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The Evolution towards a New Jus Gentium: The International Law for Humankind

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Chapter Summary

Jus gentium (of Roman law) had its origins in private law, having subsequently entered also the realm of the conceptual universe of the law of nations. As jus gentium transcended its original private law sense, and began - in the late Middle-Ages - to be associated with the emerging law of nations, it came to be conceived as the law common to all peoples and human beings, and fostered the belief in the existence of a set of "common notions"; it became related to humankind (itself), pledged to secure its unity and the fulfilment of its needs. The jus communicationis of Vitoria was conceived as a law for all human beings. In the conception of one of the founding fathers of International Law, Francisco de Vitoria, jus gentium pertained to the law of nations and peoples organized in political communities, as well as to a universal law for humankind.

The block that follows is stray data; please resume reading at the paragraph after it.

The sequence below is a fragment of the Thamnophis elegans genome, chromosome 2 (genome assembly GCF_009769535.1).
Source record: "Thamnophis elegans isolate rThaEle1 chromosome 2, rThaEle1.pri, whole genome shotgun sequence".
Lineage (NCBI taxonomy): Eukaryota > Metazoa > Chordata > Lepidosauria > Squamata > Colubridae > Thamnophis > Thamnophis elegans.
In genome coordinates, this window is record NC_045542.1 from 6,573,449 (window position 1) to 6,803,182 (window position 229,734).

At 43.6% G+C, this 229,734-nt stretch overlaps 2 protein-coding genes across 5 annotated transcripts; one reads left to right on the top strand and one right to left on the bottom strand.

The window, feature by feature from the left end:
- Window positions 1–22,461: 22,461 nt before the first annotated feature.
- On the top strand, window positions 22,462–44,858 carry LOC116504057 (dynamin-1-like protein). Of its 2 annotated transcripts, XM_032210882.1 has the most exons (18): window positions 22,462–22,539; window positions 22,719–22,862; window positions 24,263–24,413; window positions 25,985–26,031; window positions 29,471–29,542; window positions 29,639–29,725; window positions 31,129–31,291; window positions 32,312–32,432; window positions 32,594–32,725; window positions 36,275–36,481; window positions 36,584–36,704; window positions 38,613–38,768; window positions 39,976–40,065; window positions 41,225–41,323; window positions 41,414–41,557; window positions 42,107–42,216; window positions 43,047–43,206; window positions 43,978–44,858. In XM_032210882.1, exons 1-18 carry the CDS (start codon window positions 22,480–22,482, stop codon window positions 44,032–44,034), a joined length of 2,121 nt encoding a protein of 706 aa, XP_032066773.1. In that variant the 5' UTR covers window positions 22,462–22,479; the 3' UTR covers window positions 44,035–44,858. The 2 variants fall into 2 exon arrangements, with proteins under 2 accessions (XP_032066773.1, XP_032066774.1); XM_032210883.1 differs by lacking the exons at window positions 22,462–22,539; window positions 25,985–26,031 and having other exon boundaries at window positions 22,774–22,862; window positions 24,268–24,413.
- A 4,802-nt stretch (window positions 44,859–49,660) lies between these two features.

Keywords:Francisco de Vitoria; humankind; international law; Jus Gentium

10.1163/9789004255074_003
/content/books/b9789004255074s003
dcterms_subject,pub_keyword
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